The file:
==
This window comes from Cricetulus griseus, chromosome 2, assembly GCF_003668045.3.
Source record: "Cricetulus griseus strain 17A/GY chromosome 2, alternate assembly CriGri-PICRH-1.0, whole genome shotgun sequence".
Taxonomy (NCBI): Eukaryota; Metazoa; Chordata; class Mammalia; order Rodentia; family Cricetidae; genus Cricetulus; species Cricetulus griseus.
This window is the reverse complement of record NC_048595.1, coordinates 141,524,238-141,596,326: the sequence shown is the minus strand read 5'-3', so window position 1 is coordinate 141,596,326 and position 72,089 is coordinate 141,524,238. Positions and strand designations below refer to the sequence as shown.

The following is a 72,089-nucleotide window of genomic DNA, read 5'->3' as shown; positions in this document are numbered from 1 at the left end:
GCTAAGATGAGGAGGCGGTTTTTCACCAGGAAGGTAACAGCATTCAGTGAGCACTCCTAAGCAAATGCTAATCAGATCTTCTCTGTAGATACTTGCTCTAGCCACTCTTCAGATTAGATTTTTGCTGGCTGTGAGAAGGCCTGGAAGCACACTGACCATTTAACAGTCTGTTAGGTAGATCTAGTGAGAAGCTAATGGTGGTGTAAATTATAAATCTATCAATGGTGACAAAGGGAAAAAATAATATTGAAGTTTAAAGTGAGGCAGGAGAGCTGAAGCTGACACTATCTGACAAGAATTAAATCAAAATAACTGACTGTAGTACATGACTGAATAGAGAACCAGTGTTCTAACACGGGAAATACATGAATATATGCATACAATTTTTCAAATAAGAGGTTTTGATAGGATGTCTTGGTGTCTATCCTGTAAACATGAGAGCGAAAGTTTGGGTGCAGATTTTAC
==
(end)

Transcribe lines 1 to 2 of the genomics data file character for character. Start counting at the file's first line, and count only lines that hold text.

This window comes from Cricetulus griseus, chromosome 2, assembly GCF_003668045.3.
Source record: "Cricetulus griseus strain 17A/GY chromosome 2, alternate assembly CriGri-PICRH-1.0, whole genome shotgun sequence".